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Researchers Discover Why Drivers Jerk Steering Wheels Inexplicably

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Mazda drivers jerk steering wheels

Most drivers’ hands don’t remain exactly in this position
Photo: Miyaoka Hitchcock via CC

Jerking steering wheels has been in the news a lot recently thanks to South Dakota’s bizarre “Don’t Jerk and Drive” campaign. While an exaggerrated jerk of the wheel to dodge a snowbank may be avoidable, human beings actually have a tendency to subconsciously jerk the wheel back and forth in erratic movements. Watch how other drivers jerk steering wheels–rarely do any keep their path exactly in the middle of the lane.

For over 70 years, experts on traffic psychology believed this was because people had difficulty tracking the road’s path, constantly having to adjust to their perceptions. This was based on the research in 1947 by Arnold Tustin, who believed drivers typically drive in a smooth, linear path according to tracking theory.

But Swedish researchers from Chalmers University found steering is linked to the theory of reaching—our innate behavior when mentally or physically reaching for a target.

Drivers Jerk Steering Wheels Because They’re Reaching

After studying 1,000 hours of vehicle driving and 1.3 million steer corrections (even comparing 12-year-olds to their parents in driving simulators), Ola Benderius and Gustav Markkula concluded there’s an innate behavioral link between steering and reaching for an object. “It is quite clear that drivers are neurologically hard-wired in their response to unexpected steering wheel disturbances,” Benderius stated in his thesis.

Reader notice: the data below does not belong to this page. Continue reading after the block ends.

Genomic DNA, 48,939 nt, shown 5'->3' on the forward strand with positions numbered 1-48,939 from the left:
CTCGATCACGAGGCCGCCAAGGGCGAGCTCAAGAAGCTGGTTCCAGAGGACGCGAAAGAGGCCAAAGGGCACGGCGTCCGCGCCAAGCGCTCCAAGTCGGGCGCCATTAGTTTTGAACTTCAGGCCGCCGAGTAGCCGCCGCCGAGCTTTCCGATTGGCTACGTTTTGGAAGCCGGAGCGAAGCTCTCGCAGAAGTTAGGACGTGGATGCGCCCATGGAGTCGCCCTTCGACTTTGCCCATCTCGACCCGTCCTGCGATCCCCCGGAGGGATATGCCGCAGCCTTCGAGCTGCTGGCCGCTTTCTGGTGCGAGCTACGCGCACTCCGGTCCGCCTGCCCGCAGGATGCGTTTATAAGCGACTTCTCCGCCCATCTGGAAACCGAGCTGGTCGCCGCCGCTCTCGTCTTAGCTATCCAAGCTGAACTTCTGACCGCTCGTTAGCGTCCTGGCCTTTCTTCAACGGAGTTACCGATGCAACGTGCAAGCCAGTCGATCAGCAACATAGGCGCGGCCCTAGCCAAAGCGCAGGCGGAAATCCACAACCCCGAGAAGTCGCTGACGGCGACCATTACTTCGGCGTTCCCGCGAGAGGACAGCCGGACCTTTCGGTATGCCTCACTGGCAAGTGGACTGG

Basically, we’ve learned that steering isn’t linear, but based on a neurocognitive pattern. Instead of remaining in a perfect line to minimize error or waste, humans will correct direction when reaching a threshold—like straying from a lane. 95% of researchers’ data supported this explanation.

That’s because human beings, based on reach theory, take the same amount of time to reach for something nearby as further away, adjusting speed drastically and “over-steering” movements.

How Can This Information Be Used?

Now that we know about this relationship between speed and distance, researchers are making a mathematical system to predict how and when drivers jerk steering wheels. “It is possible to predict how far the driver is going to turn the wheel, right when the person starts a wheel-turning movement. It’s like looking into the future,” said Benderius.

What had seemed inexplicable in the past now opens a new field of automotive research that could result in anti-skid technology, fatigued driving monitoring, and other technology that will compensate for dangerous driving movements.

This is just one more way how cars will eventually become smarter than the humans who drive them!

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